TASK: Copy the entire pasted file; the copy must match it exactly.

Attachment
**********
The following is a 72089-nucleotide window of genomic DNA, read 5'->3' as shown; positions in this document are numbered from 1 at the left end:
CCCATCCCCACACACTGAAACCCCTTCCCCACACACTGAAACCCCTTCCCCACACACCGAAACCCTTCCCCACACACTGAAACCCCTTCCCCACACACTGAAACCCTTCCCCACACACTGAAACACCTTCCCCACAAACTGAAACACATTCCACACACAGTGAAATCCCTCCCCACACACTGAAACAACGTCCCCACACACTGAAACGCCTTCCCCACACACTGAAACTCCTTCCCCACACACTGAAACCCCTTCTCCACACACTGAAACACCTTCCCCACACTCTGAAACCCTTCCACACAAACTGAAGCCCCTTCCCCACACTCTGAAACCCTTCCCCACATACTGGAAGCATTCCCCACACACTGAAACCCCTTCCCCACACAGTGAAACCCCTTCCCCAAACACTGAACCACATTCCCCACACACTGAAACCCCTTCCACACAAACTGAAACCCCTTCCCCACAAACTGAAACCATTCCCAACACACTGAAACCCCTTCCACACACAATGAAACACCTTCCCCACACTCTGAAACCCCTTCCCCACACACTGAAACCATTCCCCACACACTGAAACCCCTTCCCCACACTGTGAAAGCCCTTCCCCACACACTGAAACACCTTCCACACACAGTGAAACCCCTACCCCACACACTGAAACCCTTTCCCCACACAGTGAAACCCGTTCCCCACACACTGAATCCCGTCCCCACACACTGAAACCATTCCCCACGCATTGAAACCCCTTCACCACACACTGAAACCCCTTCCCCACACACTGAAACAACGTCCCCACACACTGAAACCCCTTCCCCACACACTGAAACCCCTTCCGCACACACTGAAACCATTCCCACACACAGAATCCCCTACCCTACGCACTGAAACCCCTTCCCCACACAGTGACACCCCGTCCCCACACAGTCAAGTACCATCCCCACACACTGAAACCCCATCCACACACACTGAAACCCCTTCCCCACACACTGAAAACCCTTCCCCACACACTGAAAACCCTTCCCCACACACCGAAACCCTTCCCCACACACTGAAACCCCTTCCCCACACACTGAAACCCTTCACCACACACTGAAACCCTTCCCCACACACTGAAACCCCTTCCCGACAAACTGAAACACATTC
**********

The following is a 72089-nucleotide window of genomic DNA, read 5'->3' as shown; positions in this document are numbered from 1 at the left end:
CCCATCCCCACACACTGAAACCCCTTCCCCACACACTGAAACCCCTTCCCCACACACCGAAACCCTTCCCCACACACTGAAACCCCTTCCCCACACACTGAAACCCTTCCCCACACACTGAAACACCTTCCCCACAAACTGAAACACATTCCACACACAGTGAAATCCCTCCCCACACACTGAAACAACGTCCCCACACACTGAAACGCCTTCCCCACACACTGAAACTCCTTCCCCACACACTGAAACCCCTTCTCCACACACTGAAACACCTTCCCCACACTCTGAAACCCTTCCACACAAACTGAAGCCCCTTCCCCACACTCTGAAACCCTTCCCCACATACTGGAAGCATTCCCCACACACTGAAACCCCTTCCCCACACAGTGAAACCCCTTCCCCAAACACTGAACCACATTCCCCACACACTGAAACCCCTTCCACACAAACTGAAACCCCTTCCCCACAAACTGAAACCATTCCCAACACACTGAAACCCCTTCCACACACAATGAAACACCTTCCCCACACTCTGAAACCCCTTCCCCACACACTGAAACCATTCCCCACACACTGAAACCCCTTCCCCACACTGTGAAAGCCCTTCCCCACACACTGAAACACCTTCCACACACAGTGAAACCCCTACCCCACACACTGAAACCCTTTCCCCACACAGTGAAACCCGTTCCCCACACACTGAATCCCGTCCCCACACACTGAAACCATTCCCCACGCATTGAAACCCCTTCACCACACACTGAAACCCCTTCCCCACACACTGAAACAACGTCCCCACACACTGAAACCCCTTCCCCACACACTGAAACCCCTTCCGCACACACTGAAACCATTCCCACACACAGAATCCCCTACCCTACGCACTGAAACCCCTTCCCCACACAGTGACACCCCGTCCCCACACAGTCAAGTACCATCCCCACACACTGAAACCCCATCCACACACACTGAAACCCCTTCCCCACACACTGAAAACCCTTCCCCACACACTGAAAACCCTTCCCCACACACCGAAACCCTTCCCCACACACTGAAACCCCTTCCCCACACACTGAAACCCTTCACCACACACTGAAACCCTTCCCCACACACTGAAACCCCTTCCCGACAAACTGAAACACATTC